“The Peshtigo Paradigm” is the right combination of wind, topography and ignition sources that are needed to create a firestorm – literally, a storm made of fire.

This was the name given by Allied forces during World War II as they sought to recreate urban firestorms during bombing campaigns in Germany and Japan. The fire conditions that they sought to recreate were the same as those that caused the deadliest wildfire in history – the Great Peshtigo, WI firestorm that had occurred 75 years prior.

The Great Peshtigo fire of 1871 claimed more lives than any other forest fire in US history. At least 1,152 people were killed, and 12 communities were destroyed. (Ironically, the Peshtigo fire occurred on the same day as the Chicago fire and was overshadowed in newspaper coverage.)

The Peshtigo fire started because of widespread intentional burning for land-clearing. It quickly raged out of control when strong winds created a firestorm. This firestorm is estimated to have generated winds of 110 miles per hour, killing entire extended families. Three hundred fifty victims were buried in a mass grave when there were no family survivors left to claim them.

Firestorms are mega-fires that create and sustain their own wind system.

They create storm-force winds from every point of the compass, not just the direction of the prevailing winds. This stack effect is caused by the buoyancy of the super-heated, rising thermal column. The intense heat and winds generated by these storms then desiccate materials in all directions thus increasing flammability as it also pulls loose materials into the draft.

Firestorms often create “firewhirls”, (also known as “firedevils”) ground-based eddies of air and flame that occur when turbulent air strikes the intense rising heat. In severe cases, firestorms are known to develop into mesocyclone clouds that cause actual tornadoes.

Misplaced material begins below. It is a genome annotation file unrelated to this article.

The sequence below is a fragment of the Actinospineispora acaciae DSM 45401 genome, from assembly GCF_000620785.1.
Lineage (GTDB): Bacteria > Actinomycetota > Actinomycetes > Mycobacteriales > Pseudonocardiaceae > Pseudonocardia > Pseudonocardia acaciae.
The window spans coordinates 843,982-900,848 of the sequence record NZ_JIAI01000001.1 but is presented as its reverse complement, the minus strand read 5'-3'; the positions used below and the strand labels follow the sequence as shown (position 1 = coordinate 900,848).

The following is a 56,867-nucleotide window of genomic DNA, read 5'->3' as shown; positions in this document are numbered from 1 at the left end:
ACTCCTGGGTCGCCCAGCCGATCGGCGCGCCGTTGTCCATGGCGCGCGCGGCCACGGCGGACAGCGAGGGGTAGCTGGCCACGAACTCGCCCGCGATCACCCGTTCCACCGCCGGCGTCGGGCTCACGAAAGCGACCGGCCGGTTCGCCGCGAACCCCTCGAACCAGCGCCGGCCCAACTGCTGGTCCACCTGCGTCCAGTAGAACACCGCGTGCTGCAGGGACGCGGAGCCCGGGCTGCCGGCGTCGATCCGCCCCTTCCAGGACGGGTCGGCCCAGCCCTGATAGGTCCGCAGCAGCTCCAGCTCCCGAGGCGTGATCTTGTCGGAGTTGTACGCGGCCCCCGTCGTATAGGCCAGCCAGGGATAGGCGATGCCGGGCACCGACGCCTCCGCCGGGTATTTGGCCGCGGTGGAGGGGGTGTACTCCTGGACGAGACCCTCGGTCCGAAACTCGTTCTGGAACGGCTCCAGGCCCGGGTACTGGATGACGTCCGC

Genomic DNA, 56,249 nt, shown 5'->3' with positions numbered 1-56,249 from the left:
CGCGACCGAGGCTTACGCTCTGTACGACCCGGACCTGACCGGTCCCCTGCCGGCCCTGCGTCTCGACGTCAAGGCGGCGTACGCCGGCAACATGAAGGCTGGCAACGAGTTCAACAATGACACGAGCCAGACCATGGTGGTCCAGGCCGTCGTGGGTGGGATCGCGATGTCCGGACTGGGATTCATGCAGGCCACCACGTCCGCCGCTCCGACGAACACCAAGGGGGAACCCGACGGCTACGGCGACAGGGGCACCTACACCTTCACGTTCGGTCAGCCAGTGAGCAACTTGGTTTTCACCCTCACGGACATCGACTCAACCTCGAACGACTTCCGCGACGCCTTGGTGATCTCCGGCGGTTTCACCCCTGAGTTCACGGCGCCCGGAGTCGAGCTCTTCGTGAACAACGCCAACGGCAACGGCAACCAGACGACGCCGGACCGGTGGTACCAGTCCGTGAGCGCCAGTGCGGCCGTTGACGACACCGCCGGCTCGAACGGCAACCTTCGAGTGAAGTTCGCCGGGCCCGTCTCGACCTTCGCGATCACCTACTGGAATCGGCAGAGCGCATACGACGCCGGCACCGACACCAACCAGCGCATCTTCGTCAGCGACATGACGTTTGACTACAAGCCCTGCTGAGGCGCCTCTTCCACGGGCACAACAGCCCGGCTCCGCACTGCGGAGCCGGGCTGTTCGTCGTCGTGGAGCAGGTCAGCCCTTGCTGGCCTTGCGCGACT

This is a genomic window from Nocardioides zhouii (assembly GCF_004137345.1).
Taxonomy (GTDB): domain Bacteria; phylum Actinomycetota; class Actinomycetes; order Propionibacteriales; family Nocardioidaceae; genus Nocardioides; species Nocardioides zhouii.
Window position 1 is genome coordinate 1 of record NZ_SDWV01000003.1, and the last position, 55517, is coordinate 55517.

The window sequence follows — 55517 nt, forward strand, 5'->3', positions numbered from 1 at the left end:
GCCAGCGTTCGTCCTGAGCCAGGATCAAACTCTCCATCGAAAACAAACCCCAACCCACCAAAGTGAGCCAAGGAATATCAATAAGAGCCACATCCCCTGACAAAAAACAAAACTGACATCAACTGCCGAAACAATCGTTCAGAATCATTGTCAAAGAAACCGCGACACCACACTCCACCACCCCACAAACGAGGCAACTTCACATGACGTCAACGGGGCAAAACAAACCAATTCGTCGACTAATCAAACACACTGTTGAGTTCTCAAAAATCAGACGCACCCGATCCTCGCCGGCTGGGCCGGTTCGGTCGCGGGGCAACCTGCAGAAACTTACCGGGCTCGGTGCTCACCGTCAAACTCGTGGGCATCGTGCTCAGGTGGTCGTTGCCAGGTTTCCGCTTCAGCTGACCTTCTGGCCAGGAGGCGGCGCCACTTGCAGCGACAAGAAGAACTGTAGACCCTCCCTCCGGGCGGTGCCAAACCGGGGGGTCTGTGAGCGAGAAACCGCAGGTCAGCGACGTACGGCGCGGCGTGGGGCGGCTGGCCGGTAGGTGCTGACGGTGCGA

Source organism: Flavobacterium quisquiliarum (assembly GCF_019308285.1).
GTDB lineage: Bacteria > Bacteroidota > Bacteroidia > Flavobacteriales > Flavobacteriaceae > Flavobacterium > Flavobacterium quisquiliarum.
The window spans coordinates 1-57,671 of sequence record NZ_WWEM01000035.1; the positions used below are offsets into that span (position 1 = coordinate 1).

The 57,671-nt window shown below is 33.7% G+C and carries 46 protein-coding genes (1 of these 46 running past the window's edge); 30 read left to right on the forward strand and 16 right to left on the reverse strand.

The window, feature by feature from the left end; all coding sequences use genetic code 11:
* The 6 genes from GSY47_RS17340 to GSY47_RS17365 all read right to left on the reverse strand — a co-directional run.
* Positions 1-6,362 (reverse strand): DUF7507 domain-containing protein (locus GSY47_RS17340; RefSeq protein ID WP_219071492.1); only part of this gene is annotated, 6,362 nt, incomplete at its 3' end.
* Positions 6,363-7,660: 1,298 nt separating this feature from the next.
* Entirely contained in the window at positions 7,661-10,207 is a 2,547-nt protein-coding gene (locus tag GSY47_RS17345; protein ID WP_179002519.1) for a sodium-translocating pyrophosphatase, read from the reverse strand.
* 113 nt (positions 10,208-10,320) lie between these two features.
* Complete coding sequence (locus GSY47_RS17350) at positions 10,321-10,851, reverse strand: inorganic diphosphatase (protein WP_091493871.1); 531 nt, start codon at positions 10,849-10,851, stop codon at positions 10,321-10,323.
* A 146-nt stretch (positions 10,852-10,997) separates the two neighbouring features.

These mesocyclone clouds caused by a firestorm are aptly called pyrocumulonimbus or “firestorm” clouds and are the engine of the Peshtigo paradigm – stormclouds of fire that create tornadoes.

Firestorms have been the cause of many tragic fire disasters in history. After Peshtigo in Wisconsin, two more firestorms erupted in Minnesota during 1891 and 1918 killed another estimated 1500 persons. And then we began to pay more attention to our role as forest stewards and wildfires deaths became a rare occurrence in the US.

Now, in our warming climate, the Peshtigo paradigm has returned with a vengeance after being unseen in over a century.

Firestorms are again occurring. This time in the western US. Firestorms were reported in the 1991 Oakland fire and the 2017 Tubbs fire in Santa Rosa. More recently the deadly 2018 Carr fire created a fire tornado with the equivalent of ESF-3 winds.

More recently, the 2018 Camp Fire in Butte County, CA that killed 91 persons ranked as the deadliest wildfire anywhere in the United States in the past 100 years. And now, less than two years after that most destructive fire in California history,  the exact same region came under siege from a second monster firestorm that has killed at least three people.

This has caused scientists alarm as the threat of Peshtigo has reawakened.

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